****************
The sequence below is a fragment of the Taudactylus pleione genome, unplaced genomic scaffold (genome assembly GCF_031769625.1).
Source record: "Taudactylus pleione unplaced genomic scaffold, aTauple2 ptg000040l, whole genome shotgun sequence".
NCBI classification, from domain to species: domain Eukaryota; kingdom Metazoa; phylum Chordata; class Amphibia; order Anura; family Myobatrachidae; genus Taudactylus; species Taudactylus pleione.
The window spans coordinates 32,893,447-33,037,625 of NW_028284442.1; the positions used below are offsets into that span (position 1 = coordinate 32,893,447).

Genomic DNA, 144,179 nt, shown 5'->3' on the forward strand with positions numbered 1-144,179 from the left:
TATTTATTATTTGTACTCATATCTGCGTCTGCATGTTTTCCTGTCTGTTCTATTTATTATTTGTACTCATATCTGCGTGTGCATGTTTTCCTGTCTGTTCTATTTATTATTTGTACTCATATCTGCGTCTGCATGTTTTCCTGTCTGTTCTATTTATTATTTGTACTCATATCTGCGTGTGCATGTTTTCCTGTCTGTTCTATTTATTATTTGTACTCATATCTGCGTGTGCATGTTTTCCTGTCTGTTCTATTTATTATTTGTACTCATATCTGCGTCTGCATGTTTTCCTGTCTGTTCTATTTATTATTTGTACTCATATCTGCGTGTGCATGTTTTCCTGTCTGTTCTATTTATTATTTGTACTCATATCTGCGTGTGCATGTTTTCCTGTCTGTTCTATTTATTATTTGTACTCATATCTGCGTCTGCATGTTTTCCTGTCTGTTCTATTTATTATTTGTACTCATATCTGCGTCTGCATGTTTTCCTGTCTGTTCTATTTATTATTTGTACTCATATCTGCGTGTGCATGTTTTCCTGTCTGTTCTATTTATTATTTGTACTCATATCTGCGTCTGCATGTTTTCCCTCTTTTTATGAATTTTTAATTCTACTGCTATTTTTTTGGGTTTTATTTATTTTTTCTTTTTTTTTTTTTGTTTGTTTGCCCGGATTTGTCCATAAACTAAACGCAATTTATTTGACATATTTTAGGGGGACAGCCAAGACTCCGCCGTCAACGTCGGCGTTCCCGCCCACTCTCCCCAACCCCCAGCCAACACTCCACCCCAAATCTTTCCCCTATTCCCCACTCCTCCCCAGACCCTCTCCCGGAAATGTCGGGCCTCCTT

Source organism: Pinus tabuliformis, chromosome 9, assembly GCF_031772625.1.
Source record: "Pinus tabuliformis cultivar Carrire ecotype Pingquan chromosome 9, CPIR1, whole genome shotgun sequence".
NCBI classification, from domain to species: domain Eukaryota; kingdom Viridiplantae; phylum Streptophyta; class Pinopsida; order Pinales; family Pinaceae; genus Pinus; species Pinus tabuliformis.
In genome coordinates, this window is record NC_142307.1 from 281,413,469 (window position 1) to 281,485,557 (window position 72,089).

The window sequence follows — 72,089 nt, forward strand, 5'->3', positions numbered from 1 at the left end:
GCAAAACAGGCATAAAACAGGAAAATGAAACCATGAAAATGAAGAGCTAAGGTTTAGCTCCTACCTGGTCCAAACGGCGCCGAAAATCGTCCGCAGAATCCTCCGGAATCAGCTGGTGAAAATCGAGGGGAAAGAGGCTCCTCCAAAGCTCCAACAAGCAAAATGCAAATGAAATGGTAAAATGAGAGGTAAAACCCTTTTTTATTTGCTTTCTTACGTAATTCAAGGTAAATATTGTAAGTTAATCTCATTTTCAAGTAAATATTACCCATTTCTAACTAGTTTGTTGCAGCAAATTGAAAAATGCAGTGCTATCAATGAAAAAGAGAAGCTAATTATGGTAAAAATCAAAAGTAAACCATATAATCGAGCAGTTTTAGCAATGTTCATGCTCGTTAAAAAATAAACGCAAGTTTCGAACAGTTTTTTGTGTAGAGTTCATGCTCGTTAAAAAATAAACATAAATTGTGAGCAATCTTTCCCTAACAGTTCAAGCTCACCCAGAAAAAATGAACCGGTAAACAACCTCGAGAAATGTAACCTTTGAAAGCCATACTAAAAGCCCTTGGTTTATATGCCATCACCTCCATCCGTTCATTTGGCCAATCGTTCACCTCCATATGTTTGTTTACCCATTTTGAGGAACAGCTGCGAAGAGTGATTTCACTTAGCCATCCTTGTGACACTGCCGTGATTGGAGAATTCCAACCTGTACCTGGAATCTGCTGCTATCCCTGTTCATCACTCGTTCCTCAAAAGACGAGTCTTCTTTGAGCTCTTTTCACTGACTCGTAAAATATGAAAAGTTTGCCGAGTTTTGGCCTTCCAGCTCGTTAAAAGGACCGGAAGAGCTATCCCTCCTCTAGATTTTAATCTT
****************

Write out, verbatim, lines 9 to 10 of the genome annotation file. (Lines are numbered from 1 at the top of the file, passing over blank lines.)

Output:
NCBI classification, from domain to species: domain Eukaryota; kingdom Viridiplantae; phylum Streptophyta; class Pinopsida; order Pinales; family Pinaceae; genus Pinus; species Pinus tabuliformis.
In genome coordinates, this window is record NC_142307.1 from 281,413,469 (window position 1) to 281,485,557 (window position 72,089).